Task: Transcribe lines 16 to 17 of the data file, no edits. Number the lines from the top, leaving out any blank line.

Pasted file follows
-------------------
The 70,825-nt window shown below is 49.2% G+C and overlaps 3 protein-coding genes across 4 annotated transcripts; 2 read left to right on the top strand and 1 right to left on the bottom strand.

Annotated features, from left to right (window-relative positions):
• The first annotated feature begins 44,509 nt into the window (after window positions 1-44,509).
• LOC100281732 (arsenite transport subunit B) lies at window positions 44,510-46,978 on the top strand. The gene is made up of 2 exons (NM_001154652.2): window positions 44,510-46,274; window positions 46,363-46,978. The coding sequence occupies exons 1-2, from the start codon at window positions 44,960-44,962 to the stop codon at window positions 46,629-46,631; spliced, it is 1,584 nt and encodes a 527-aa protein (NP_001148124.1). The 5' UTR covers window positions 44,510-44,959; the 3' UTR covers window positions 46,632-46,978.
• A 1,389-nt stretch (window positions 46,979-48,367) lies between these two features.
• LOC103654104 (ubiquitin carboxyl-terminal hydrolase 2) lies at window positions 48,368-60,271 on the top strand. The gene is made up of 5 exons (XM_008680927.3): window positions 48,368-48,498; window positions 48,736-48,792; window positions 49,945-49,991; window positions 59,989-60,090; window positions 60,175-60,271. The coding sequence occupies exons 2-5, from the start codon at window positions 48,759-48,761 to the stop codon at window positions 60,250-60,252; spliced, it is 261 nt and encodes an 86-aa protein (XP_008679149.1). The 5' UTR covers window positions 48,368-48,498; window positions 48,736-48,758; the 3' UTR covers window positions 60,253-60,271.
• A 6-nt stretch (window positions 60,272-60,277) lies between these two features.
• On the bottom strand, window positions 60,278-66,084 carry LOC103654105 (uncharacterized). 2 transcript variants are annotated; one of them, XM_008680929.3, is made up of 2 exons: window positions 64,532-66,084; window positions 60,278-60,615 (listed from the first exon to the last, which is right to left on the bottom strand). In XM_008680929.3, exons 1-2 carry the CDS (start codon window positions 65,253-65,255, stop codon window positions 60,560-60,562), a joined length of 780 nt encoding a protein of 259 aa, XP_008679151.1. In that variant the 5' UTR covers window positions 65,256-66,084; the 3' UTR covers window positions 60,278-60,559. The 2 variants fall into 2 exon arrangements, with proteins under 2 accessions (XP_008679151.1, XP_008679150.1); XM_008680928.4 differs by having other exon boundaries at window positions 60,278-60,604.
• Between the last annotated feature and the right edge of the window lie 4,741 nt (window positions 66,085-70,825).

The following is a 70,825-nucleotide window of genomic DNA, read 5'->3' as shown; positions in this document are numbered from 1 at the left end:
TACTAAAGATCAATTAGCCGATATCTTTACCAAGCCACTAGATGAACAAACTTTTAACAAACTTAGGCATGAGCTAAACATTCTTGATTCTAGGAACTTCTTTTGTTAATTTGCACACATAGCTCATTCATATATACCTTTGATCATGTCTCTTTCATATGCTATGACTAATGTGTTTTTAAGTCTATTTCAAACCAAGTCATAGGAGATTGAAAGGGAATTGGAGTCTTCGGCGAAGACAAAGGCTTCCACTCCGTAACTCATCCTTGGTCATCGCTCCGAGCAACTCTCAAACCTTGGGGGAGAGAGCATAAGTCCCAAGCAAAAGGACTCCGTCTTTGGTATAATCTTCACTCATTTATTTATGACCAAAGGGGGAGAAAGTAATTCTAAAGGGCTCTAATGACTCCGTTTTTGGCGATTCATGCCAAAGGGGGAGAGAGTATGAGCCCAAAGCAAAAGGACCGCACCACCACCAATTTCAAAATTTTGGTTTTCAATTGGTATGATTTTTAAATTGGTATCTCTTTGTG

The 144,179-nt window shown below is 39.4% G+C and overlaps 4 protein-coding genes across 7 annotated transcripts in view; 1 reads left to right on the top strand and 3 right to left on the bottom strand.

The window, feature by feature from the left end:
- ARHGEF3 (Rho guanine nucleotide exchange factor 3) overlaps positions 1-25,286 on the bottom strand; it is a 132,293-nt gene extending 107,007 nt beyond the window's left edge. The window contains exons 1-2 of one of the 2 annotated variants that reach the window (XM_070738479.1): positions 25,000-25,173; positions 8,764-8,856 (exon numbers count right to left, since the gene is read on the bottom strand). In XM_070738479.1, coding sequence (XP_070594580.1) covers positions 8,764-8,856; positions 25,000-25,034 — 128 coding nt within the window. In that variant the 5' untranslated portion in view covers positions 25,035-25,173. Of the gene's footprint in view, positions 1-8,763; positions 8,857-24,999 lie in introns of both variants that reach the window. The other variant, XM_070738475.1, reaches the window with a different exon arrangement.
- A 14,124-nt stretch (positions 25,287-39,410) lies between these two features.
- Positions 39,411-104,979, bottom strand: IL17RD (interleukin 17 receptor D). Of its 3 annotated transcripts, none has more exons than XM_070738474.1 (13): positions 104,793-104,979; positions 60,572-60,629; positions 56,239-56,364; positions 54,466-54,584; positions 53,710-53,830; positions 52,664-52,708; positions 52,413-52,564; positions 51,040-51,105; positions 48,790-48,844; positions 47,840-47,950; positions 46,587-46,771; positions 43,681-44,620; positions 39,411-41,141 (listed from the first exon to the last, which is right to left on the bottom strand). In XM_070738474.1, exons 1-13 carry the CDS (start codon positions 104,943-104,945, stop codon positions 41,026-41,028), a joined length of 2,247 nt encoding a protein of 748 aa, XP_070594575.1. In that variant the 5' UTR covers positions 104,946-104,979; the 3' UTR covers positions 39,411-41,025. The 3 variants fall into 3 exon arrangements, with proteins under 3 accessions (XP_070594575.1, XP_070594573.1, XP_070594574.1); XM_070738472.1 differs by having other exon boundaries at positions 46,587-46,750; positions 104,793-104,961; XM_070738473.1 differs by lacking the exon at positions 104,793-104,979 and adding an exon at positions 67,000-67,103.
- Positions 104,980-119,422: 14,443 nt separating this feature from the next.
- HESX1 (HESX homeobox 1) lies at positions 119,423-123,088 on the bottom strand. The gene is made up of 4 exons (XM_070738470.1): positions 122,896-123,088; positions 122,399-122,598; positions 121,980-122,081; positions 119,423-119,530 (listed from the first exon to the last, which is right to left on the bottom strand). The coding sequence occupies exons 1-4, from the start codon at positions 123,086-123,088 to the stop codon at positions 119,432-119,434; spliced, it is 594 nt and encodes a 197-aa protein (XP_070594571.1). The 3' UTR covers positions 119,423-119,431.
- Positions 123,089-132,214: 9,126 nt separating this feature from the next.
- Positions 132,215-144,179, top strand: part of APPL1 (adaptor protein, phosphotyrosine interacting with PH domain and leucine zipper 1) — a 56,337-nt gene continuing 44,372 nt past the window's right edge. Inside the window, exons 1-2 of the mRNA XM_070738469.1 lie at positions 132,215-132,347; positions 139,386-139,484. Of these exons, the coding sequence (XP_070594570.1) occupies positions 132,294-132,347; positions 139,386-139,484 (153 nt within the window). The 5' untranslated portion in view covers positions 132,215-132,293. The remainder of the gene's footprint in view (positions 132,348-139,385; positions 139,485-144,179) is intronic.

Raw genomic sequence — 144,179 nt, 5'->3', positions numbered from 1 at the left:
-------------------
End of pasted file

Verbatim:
- Positions 39,411-104,979, bottom strand: IL17RD (interleukin 17 receptor D). Of its 3 annotated transcripts, none has more exons than XM_070738474.1 (13): positions 104,793-104,979; positions 60,572-60,629; positions 56,239-56,364; positions 54,466-54,584; positions 53,710-53,830; positions 52,664-52,708; positions 52,413-52,564; positions 51,040-51,105; positions 48,790-48,844; positions 47,840-47,950; positions 46,587-46,771; positions 43,681-44,620; positions 39,411-41,141 (listed from the first exon to the last, which is right to left on the bottom strand). In XM_070738474.1, exons 1-13 carry the CDS (start codon positions 104,943-104,945, stop codon positions 41,026-41,028), a joined length of 2,247 nt encoding a protein of 748 aa, XP_070594575.1. In that variant the 5' UTR covers positions 104,946-104,979; the 3' UTR covers positions 39,411-41,025. The 3 variants fall into 3 exon arrangements, with proteins under 3 accessions (XP_070594575.1, XP_070594573.1, XP_070594574.1); XM_070738472.1 differs by having other exon boundaries at positions 46,587-46,750; positions 104,793-104,961; XM_070738473.1 differs by lacking the exon at positions 104,793-104,979 and adding an exon at positions 67,000-67,103.
- Positions 104,980-119,422: 14,443 nt separating this feature from the next.